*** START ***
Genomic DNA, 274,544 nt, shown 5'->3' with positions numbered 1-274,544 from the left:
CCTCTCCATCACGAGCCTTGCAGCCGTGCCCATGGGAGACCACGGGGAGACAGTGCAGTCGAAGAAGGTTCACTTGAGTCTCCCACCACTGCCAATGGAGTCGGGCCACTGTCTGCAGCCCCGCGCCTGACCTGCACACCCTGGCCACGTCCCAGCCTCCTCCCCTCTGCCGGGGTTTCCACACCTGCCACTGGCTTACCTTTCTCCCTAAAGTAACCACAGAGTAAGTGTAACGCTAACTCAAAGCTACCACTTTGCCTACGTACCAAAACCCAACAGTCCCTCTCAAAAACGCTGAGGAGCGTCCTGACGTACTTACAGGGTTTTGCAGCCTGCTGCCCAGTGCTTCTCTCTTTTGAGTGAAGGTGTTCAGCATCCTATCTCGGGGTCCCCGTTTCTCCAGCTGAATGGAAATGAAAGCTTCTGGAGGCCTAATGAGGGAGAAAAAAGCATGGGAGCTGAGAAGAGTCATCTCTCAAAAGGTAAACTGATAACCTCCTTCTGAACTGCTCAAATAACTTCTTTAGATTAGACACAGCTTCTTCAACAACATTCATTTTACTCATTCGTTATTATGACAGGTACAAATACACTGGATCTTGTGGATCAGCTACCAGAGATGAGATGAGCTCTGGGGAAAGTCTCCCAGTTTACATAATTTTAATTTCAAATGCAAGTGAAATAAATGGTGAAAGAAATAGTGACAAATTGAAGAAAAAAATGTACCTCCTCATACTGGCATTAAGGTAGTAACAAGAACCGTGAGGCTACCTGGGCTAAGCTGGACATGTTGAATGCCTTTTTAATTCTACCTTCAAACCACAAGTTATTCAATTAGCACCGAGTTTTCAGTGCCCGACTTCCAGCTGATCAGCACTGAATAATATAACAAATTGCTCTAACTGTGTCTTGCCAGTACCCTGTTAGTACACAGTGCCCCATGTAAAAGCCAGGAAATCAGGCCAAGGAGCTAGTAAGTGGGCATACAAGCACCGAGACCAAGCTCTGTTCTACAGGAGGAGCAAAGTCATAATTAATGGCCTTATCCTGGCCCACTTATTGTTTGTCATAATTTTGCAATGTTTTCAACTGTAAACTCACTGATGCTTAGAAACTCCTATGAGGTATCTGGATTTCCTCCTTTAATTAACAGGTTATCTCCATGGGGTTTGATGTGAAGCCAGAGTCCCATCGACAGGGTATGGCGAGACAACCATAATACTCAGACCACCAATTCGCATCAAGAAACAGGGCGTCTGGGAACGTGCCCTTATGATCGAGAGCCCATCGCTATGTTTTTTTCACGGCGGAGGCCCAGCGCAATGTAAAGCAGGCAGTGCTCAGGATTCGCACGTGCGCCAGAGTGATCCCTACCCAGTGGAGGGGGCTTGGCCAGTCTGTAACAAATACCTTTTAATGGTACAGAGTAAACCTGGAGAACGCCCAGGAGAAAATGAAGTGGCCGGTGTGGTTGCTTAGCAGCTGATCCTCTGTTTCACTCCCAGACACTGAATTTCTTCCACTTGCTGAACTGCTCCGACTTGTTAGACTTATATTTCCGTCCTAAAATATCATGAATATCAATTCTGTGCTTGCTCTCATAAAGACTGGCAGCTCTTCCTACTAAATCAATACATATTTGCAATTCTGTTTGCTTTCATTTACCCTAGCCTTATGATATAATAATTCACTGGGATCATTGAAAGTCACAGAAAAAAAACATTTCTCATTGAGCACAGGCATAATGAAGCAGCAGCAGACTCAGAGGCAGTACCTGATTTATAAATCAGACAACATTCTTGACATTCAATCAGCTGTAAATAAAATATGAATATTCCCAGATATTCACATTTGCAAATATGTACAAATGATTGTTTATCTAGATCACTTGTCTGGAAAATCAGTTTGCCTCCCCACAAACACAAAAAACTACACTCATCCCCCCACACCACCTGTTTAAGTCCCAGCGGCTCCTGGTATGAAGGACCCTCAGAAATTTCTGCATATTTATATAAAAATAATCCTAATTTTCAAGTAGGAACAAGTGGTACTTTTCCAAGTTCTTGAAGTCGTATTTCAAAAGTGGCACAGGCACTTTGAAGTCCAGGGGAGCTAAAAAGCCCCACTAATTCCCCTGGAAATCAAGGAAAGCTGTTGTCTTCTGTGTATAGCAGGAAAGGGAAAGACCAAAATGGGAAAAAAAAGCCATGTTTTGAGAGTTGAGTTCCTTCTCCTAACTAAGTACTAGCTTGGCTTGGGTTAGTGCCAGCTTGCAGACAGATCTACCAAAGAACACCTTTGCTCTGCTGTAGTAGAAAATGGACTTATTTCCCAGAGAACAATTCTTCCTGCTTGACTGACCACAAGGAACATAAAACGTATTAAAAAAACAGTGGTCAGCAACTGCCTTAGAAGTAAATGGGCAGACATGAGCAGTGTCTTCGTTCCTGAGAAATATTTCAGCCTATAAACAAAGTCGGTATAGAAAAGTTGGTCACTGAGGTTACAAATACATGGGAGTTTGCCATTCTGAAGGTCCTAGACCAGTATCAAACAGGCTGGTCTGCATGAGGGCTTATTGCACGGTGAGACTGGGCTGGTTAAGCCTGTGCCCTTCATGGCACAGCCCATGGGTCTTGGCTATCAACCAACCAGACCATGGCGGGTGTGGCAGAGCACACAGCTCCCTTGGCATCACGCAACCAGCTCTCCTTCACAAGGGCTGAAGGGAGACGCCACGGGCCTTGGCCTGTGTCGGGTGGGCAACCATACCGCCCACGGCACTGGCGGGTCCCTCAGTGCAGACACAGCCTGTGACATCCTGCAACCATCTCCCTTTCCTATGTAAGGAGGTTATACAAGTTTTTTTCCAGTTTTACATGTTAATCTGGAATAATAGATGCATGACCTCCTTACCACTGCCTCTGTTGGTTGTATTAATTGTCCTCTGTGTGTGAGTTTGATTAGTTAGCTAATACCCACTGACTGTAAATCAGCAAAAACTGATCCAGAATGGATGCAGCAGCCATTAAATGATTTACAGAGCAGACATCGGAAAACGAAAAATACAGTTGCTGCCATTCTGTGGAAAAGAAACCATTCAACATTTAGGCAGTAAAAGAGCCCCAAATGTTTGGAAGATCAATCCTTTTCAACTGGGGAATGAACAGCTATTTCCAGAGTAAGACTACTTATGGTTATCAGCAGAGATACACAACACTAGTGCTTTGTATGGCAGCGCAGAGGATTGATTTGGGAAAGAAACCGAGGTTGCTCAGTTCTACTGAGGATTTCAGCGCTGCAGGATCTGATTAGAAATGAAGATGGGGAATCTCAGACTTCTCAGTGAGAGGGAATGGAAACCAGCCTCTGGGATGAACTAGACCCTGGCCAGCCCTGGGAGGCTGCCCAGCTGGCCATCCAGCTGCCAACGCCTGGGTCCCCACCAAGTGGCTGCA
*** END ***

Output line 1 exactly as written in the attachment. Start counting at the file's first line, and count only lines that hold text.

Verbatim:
Genomic DNA, 274,544 nt, shown 5'->3' with positions numbered 1-274,544 from the left: